Curated Photostream | August 28, 2017 | Amy Jasek

"Por una mirada, un mundo; / por una sonrisa, un cielo;"  . . . 

(For a look, the world / For a smile, the sky)

-- Gustavo Adolfo Becquer

A lifetime ago, two friends of mine taught me this poem over beers and a game of pool at a college bar, and it's one of the few pieces of Spanish that I've managed to remember (the English translation is also from them).  They were so happily passionate about these words - possibly they were both hitting on me at the time - but when I think about them, I don't think about the bar, or the night, or their motivation; I think about the sky.  The sky is passion.  That passion, like any other, can bring joy and pain:  over the last few days, it has brought fury to the piece of land I call my home, a fury borne of wind and pressure and complicated meteorological processes.  May these images bring a little happiness, and thoughts of brighter days to all those currently under water.


Every week the FSC features a Curated Photostream that is open to all.  You may only submit one (1) photo and it *must* be a jpeg file and no larger than 20 MB. Please title the file "Title_Camera_Film_YourName.jpg" so that we may properly credit you if your photo is selected.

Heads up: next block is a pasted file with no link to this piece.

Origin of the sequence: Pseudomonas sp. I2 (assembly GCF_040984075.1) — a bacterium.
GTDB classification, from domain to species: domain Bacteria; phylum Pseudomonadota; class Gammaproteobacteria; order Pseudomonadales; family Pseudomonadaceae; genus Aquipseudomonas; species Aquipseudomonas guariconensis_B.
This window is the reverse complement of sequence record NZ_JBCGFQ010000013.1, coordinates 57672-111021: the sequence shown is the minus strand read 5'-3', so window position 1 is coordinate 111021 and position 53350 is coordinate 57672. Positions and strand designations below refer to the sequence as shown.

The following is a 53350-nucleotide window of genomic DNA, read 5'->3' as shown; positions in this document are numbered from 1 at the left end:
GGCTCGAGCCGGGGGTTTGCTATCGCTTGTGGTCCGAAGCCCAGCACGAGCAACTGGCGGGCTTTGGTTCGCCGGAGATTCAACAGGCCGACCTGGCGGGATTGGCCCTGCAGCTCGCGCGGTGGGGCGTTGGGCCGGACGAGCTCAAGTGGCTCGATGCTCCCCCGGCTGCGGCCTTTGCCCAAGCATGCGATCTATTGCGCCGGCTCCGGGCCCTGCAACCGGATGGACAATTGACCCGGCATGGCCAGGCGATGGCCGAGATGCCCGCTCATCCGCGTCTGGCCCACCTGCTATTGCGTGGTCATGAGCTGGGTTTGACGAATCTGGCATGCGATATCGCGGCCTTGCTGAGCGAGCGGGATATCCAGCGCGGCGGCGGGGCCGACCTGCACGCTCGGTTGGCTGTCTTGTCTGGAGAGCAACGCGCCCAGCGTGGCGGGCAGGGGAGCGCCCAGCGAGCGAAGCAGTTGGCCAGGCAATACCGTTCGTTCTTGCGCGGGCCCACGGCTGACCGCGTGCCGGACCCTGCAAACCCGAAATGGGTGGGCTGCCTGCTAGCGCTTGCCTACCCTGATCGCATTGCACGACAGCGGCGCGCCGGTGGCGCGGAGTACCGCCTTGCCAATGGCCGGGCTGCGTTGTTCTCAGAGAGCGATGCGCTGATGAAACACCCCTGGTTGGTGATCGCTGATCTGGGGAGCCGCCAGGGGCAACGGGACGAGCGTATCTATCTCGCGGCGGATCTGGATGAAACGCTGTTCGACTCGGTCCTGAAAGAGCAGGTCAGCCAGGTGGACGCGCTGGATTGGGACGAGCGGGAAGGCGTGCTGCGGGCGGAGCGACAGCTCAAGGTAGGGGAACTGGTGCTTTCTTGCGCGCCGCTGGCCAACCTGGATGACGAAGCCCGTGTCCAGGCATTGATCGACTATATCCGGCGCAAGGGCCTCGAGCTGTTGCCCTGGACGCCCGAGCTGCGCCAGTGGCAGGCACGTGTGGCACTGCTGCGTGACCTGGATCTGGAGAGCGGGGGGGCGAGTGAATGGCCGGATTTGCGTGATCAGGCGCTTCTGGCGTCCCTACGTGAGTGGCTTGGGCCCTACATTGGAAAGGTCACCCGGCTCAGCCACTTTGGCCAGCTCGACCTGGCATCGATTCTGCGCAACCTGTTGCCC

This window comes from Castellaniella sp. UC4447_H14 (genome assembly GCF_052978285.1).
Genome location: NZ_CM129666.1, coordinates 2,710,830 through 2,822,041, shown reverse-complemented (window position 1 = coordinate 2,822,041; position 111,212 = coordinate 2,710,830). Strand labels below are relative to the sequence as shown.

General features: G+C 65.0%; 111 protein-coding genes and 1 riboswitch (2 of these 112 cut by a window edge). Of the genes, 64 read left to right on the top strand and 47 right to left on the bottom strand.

Next week will be curated by Marc Nagainis and there is no theme. You can submit your photo here.  

Amy Jasek

Photography is a family tradition. I was raised in the darkroom, and on the fine art work of photographers like Edward Weston, Diane Arbus, and Ansel Adams. My father took me photographing with him regularly and taught me how to look at light. He gave me my first camera (an Olympus RC); I made my first black and white print (standing on a stool!) at the age of 7. There are some gaps in the timeline of my photographic journey, enforced upon it by life in general, but film and cameras are one of the few things that have remained constant every step of the way. For me, photography is all about moments and truth. I like to work in black and white so that I can highlight those two things. The truth, form, and simplicity of the moment is presented; I feel that removing the color from the scene brings these things out. I believe street photography is a little window into the heart and soul of a place, a time, and the people in it. These days I tend more toward street portraits and interaction with my subjects, but my drive for capturing the candid moment remains the same.